5 Colorado tech companies on why they didn't leave culture up to chance

by April Bohnert
April 25, 2018

Company culture — both good and bad — is not an accident. Creating a culture where people thrive and get excited to come to work every day takes effort and alignment for every stakeholder in the business, from the founder to the newest employees.

We talked to five local companies about the steps they’ve taken to curate a meaningful and positive culture and how those efforts have evolved over time.

 

Eave intentional company culture Colorado
Photo courtesy of Eave.

 

Eave’s online lending platform is focused on providing qualified homeowners with ethical loans that keep their best interest at heart, and that philosophy is at the core of the company’s culture. People Lead and Loan Officer Laura Campbell gave us some insight into that culture and how it merges science, fun and people to create an environment where everyone feels welcome and heard.

 

How would you describe your company culture?

Eave’s culture is fun, quirky and joyful, while also intentional in very meaningful ways. From dancing panda bears and a crocheted doll named Alice who bestows wisdom on us daily through her #Alice-Says Slack channel to homemade temporary tattoos, karaoke spin classes and chocolate traps, we know how to let loose, have fun and genuinely enjoy each other’s company.

Our culture welcomes people from all walks of life and creates a safe space where they are able to bring their whole self to work.”

More importantly, we have set an intentional culture to ensure equal pay for equal work, unconscious bias suppression and gender-neutral parental leave. We have leaned on neuroscience to inform how we give and receive feedback in ways that support each other's growth every day. Our culture welcomes people from all walks of life and creates a safe space where they are able to bring their whole self to work.
 

Has it always been that way or has it evolved over time?

Eave’s culture has, of course, evolved over time, but the core foundation of who we are and how we operate has remained steadfast from the beginning. Culture is so important to us that we brought on a head of people as our tenth employee.

Our mission is to make ethical mortgages easy, and how we define “ethical” has spilled over into everything that we do — from how we protect user data, to the vendors we partner with, to how we interview to ensure we support all people from all backgrounds, support diversity and give back to those who need it the most. These first principles guide us in how our culture develops along with us.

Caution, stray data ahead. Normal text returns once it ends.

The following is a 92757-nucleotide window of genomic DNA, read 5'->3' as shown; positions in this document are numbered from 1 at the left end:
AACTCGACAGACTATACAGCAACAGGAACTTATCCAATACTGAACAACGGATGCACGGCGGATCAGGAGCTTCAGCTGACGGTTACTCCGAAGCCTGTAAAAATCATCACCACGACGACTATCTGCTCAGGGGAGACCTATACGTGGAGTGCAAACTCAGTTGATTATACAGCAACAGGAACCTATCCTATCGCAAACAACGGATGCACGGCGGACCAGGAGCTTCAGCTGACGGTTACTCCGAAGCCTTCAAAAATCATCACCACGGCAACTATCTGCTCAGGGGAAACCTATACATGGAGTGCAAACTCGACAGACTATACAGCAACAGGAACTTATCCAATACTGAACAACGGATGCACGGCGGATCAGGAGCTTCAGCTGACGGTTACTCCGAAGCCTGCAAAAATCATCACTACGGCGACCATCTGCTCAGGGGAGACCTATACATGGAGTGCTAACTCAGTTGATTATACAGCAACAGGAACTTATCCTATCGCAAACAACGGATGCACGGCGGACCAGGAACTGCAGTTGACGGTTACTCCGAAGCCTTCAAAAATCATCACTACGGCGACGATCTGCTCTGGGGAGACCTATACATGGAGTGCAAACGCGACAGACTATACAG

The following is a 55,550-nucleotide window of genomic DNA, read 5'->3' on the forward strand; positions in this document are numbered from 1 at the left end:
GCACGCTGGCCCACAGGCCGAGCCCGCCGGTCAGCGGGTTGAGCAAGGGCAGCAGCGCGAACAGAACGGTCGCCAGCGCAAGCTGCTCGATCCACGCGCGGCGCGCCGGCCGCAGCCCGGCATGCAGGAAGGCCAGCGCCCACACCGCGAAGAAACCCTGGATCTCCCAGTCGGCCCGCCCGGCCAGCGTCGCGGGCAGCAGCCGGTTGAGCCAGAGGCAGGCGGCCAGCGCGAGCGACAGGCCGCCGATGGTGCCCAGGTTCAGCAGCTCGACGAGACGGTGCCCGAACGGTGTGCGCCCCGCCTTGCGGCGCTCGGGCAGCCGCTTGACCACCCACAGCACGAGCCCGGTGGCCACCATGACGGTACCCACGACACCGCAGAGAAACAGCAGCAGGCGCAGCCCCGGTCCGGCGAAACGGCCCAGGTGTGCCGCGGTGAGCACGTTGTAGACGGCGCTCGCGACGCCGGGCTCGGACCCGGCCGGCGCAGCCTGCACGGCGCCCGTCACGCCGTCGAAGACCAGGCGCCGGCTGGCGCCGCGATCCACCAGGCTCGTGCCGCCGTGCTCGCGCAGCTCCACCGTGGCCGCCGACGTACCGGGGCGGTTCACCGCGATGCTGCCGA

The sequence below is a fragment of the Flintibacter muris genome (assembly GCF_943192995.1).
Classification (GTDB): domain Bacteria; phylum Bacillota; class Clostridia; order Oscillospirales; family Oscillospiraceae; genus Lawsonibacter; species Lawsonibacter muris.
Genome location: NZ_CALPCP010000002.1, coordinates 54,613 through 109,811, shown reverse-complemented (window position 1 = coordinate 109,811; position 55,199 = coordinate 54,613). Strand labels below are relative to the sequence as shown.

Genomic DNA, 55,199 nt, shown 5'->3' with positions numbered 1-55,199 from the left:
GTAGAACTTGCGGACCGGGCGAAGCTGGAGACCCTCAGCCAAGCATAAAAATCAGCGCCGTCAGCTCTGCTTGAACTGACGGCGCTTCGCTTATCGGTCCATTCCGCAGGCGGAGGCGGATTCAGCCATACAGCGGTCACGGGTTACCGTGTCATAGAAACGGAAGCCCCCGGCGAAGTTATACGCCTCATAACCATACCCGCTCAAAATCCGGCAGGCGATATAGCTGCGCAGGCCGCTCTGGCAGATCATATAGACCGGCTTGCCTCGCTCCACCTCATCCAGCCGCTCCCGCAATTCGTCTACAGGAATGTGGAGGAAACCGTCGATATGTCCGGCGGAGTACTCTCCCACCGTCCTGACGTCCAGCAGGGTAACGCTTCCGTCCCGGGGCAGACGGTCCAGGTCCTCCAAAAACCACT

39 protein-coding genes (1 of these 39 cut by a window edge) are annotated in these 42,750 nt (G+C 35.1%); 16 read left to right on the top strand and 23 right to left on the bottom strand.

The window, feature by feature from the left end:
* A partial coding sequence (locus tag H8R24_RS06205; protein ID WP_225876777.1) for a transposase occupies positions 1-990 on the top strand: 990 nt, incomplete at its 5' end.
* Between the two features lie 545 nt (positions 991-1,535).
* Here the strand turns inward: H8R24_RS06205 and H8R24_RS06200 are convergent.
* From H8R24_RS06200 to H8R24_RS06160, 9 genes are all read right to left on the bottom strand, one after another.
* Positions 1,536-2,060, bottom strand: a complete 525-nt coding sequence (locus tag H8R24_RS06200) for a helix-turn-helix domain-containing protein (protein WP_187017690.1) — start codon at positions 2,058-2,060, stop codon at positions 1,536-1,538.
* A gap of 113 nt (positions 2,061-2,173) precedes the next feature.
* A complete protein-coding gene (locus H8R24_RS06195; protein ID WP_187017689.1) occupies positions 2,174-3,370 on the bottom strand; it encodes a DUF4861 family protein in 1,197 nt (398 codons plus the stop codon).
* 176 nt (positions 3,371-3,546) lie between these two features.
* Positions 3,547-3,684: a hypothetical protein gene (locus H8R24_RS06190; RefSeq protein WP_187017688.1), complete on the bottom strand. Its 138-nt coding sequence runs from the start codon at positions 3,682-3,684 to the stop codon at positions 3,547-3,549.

What actions do you take as a company to reinforce or nurture this type of culture, and what impact has this had on the business as a whole?

At Eave, culture is the responsibility of everyone. This “all hands on deck” approach to cultural development and sustainability has been hugely impactful and has brought out the quirky in all of us. For example, each month we rotate who is responsible for celebrating birthdays. The person responsible brings their own unique approach to these celebrations, so it’s never the same twice and is always personalized, meaningful and special. The impact here is strong. It increases joy and oxytocin in our brains, which increases engagement in our work, which drives our business forward.

 

Pax8 intentional company culture Colorado
Photo courtesy of Pax8. 

 

Pax8 aggregates and delivers cloud services for managed service providers, making it easier for SMBs to bundle and customize cloud services to meet their needs. VP of Sales Jared Pangretic discussed how the company’s scrappy bootstrapped roots have translated to a culture of passion and comradery.

 

How would you describe your company culture?

Simply put, Pax8’s culture centers on having a family feel. The comradery and support we have for one another are unparalleled by anything else I’ve experienced in my professional life. Walking through our office, you sense the energy of forward-thinkers who seem to continually find the balance of cultivating a laid-back environment while being results-driven.

The comradery and support we have for one another are unparalleled by anything else I’ve experienced in my professional life.”

Has it always been that way or has it evolved over time?

One of the greatest aspects of Pax8 is that we are all united in our mission to disrupt the tech industry. From day one, our small group of individuals set out to do something transformative, and it’s just grown from there. Our values (elev8, innov8, advoc8, celebr8), which were formed early on, are constantly represented, even as we continue to mature as a company.

 

What actions do you take as a company to reinforce or nurture this type of culture, and what impact has this had on the business as a whole?

The actions we take to live out our values and reinforce the positive aspects of our culture start with the people we choose to be a part of the Pax8 family. We look for like-minded individuals who challenge us to be progressive thinkers. From there, we take the time to get to know the unique qualities of each and every person.

We recognize others by giving props on a daily, monthly and quarterly basis when people can earn their “wings” by doing exemplary work in their respective departments. The positive impact seems pretty straightforward but is cultivated by continuous dedication to our mission. People like me can catapult their career through working tirelessly for something they truly believe in. It’s in large part due to our culture that I believe Pax8 will continue to thrive.

 

Flowhub intentional company culture Colorado
Photo courtesy of Flowhub. 

 

Founded in 2015, Flowhub’s cannabis industry business management and compliance platform — and the team that supports it — continues to grow a rapid pace. Chief of Staff Brandon Hickman explained how the startup’s culture has evolved with this growth and how his team takes steps to ensure they’re creating a place where people want to work every day.